They found it in an obscure MP who had already served his constituency for over thirty years, but they might just as easily have latched onto another cause. It was partly happenstance. They think little of the traditional party structures and loyalties of yesteryear, as we saw when so many of them were confused about why they had been excluded from Labour’s vote – for supporting, or even paying for, Green or other candidates.

They think that they should be able to fight for what they believe in using any of the increasingly shell-like structures that post-war British politics has left behind. And, you have to wonder: why shouldn’t they? Their enthusiasm, drive and energy has been something to behold, as it was in Scotland’s ‘Yes’ camp during the independence referendum there: if Corbyn can use that energy to launch a really massive registration and canvassing drive, he might be on to something.

Now let’s not get carried away. We’re talking about hanging on as Leader of the Opposition here, and of making a mark. Every single piece of data we have says that the wider electorate, especially centrist voters in smaller English towns, will probably hate all this. But we have to take the reasons for Corbyn’s victory seriously and think about why this has happened.

Otherwise, it might happen to the Conservatives, the Liberal Democrats, or even the SNP – doing lasting damage to our democracy. And these are powerful forces that are reshaping British politics. They won’t go away just because their representative is seen to fail. Disengagement, disillusionment, fury and clicktivism are powerful forces. They mean that Corbyn might last much longer than looks likely right now.

Politicalbetting contributors are laughing (or crying) at the moment. Labour’s new leader appears set on slipping on every banana skin he can find. But the deeper forces Corbyn represents – and to some extent, will unleash – are not going to go away. That’s something you should consider carefully when you’re betting about Brexit, a second Scottish independence referendum, the post-David Cameron Conservative leadership, and the 2020 General Election. They might all throw up entirely unexpected results.

Glen O’Hara is Professor of Modern and Contemporary History at Oxford Brookes University. He is the author of a series of books about modern Britain, including The Paradoxes of Progress: Governing Post-War Britain, 1951-1973 (2011). He is currently working on A History of Water in Modern Britain (forthcoming, 2016). He blogs, in a personal capacity, at Public Policy and the Past and can be followed on Twitter at @gsoh31.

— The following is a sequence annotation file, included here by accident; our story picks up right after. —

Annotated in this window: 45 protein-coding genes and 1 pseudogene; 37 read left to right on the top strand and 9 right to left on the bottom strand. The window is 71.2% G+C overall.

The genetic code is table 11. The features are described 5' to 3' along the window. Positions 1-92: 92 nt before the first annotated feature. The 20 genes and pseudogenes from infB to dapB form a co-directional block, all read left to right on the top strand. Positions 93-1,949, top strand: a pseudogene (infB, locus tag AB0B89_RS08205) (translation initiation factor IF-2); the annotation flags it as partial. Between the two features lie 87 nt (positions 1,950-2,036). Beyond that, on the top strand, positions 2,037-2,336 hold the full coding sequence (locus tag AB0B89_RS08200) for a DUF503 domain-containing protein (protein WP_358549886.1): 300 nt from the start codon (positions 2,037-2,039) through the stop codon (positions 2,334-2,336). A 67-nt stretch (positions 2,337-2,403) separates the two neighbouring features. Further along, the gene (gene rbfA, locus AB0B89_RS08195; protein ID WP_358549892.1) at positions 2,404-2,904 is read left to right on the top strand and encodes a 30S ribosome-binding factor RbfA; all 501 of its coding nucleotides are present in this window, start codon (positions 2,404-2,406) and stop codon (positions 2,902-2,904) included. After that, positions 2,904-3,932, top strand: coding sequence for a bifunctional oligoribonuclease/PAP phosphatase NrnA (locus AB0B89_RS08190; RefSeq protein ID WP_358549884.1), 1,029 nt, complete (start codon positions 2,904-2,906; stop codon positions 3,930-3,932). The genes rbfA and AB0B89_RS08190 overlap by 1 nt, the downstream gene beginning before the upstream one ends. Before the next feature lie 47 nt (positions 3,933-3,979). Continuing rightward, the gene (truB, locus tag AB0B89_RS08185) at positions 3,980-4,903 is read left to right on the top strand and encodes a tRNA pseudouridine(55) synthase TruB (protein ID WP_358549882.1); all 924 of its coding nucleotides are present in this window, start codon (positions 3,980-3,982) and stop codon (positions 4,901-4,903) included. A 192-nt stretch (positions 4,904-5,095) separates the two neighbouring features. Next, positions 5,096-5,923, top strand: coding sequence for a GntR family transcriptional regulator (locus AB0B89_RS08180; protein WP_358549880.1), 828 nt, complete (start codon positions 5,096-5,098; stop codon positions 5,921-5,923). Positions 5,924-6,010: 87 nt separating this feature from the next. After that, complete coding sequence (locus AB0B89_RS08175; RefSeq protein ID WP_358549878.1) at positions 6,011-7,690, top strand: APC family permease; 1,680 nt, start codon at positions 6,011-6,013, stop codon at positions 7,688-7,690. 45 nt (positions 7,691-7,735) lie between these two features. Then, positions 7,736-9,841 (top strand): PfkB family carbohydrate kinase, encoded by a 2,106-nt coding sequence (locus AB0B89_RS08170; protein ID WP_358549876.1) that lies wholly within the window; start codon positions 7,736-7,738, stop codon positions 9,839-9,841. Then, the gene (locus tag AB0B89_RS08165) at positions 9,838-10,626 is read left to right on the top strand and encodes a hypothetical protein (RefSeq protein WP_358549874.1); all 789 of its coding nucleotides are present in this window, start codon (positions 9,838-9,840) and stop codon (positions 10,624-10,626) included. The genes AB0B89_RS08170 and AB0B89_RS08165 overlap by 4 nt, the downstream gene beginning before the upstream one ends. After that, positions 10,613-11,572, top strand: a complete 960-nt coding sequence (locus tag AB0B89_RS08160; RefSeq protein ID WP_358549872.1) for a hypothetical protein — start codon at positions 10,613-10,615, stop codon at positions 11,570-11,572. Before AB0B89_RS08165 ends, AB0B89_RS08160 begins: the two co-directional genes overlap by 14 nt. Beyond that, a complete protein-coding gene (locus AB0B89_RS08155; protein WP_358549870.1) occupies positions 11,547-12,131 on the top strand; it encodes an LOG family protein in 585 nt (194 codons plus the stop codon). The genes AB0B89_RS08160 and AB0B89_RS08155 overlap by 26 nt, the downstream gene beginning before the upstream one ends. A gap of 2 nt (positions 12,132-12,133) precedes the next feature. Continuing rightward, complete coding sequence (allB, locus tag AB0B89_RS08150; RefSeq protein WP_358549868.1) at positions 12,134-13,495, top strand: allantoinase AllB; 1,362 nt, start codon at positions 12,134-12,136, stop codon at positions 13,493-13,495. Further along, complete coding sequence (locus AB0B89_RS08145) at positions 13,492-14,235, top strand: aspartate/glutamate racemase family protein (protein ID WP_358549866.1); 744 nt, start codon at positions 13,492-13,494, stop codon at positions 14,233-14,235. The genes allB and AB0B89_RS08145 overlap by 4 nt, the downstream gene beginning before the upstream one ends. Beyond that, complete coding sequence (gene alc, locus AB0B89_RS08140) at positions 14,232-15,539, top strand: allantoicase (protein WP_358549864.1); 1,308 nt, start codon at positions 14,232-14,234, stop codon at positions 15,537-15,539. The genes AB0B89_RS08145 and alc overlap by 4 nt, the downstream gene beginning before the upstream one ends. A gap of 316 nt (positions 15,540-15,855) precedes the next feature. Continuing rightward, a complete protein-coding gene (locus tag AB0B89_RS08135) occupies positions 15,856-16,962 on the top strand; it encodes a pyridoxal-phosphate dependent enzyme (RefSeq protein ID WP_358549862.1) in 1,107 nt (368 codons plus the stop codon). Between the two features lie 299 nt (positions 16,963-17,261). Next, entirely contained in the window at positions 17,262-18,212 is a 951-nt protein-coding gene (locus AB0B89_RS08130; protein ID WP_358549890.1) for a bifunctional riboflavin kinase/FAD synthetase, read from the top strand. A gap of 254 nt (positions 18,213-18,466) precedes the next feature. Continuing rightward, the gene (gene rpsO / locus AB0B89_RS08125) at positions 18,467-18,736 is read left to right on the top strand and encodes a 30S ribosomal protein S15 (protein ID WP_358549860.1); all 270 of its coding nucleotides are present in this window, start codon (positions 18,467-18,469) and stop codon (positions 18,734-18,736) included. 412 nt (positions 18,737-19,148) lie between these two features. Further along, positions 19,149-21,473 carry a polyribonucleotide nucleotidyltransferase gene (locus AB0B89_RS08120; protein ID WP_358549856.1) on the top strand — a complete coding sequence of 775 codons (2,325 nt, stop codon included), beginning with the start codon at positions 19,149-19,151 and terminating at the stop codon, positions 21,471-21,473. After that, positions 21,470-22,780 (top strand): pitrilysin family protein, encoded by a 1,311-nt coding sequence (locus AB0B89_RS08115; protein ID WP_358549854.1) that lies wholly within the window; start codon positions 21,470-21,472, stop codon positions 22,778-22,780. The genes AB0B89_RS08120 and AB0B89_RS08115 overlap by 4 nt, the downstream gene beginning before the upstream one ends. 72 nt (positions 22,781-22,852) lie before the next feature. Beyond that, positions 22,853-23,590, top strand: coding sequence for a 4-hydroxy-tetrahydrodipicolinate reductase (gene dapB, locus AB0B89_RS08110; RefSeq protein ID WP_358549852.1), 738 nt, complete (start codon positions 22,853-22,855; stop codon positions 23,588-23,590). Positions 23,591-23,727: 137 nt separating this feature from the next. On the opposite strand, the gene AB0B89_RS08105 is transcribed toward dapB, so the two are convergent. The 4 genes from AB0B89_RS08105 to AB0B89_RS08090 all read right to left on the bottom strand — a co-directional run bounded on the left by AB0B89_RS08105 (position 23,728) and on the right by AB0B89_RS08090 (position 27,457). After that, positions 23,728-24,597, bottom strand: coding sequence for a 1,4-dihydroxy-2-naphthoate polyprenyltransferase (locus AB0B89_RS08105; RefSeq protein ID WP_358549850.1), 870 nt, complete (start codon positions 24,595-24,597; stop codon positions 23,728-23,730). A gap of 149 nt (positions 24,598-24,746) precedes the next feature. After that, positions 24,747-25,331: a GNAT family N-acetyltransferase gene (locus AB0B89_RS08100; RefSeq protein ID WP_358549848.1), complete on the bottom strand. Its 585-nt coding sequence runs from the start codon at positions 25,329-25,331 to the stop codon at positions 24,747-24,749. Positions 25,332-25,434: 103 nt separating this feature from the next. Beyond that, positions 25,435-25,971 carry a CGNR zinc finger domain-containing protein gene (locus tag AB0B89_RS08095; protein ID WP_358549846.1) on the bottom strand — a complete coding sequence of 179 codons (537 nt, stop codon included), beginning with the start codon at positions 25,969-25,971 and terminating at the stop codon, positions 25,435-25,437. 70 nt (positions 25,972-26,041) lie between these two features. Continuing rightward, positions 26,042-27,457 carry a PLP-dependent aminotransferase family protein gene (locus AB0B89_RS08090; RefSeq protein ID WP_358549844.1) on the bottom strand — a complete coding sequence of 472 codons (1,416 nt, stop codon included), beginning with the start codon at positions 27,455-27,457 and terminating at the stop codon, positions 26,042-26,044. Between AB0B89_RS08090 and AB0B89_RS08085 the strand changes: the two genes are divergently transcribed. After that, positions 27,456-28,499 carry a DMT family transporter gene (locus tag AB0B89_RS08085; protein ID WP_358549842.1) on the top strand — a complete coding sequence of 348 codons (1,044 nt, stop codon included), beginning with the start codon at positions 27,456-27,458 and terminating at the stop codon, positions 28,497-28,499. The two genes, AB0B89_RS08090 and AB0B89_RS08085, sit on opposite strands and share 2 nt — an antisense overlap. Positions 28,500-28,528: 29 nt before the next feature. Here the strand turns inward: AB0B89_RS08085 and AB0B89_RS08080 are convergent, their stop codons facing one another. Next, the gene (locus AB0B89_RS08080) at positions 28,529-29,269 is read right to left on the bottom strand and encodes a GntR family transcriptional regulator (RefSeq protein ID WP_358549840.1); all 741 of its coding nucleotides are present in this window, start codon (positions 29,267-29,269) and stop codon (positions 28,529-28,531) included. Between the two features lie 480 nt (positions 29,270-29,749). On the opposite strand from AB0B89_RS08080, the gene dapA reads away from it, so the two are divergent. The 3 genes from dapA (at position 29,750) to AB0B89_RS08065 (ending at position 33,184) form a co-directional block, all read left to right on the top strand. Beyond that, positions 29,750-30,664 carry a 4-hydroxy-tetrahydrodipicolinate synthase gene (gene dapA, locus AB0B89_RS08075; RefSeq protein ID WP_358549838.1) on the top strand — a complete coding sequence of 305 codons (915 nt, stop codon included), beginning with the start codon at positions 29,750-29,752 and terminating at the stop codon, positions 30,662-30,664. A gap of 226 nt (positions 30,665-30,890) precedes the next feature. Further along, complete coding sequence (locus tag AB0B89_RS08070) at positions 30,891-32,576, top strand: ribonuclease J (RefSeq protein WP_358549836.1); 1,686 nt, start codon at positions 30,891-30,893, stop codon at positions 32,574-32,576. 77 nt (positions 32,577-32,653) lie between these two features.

Should Labour move swiftly to depose Corbyn?

Tuesday, September 8th, 2015


If it were done when ’tis done, then ’twere well 

It were done quickly.

Trading as short as 1/6, let us assume that Jeremy Corbyn wins. Let us also assume that the electoral cause of Labour will be better served by getting rid of him. Elections are won on the centre ground, and Stephen Bush has pretty conclusively shown that non-voters are not, collectively, an alternative viable route to victory. Even if Corbyn does manage to turn out a bunch of new voters, they’ll be disproportionately in safe Labour seats, just as Ed Miliband found to his cost in May.

Most Labour MPs know all of the above. Less than 10% of the PLP actively want him to win: 14 of his nominators are intending to vote for someone else.

So, he’s got to go at some point. The conventional wisdom is seemingly to give him enough rope to hang himself. But why wait? I would suggest that waiting carries more risk than striking as soon as possible.

Delay might let the left take control of the party more generally

Michael Crick has reported on alleged plans for deselections, though these are denied by the Corbyn campaign. However, with a boundary review coming, outright deselections may not even be necessary. The impact of the squeeze from 650 down to 600 will fall most heavily on Labour seats in Wales and the North. In many cases neighbouring MPs may have to go head-to-head with each other.

There are also selections for winnable seats (marginals and retirements) to think about. The Labour right has already been outmanoeuvred on 2010-15 selections as antifrank showed in his analysis of the Labour intake. A Corbyn-led party would make it all but impossible for moderates to win such selections.

Beyond parliamentary selections there’s the Shadow Cabinet (if not elected) and the NEC to worry about. The former in terms of media presentation and policy, and the latter – which is currently finely balanced – re amending the party rulebook.

Delay breeds inertia, and Corbyn might be superficially popular

Labour MPs may never be more angry about Corbyn’s leadership than on Saturday morning. Some will succumb to shadow posts, some will dedicate themselves to constituency work, and some will involve themselves in think tanks or single-issue campaigns.

Others will set Corbyn electoral tests – such as winning London, winning Wales, or depriving the SNP of a majority in Scotland. But if – and it is an if – he fails to meet them, excuses will be made: the wrong candidate; local factors; media bias.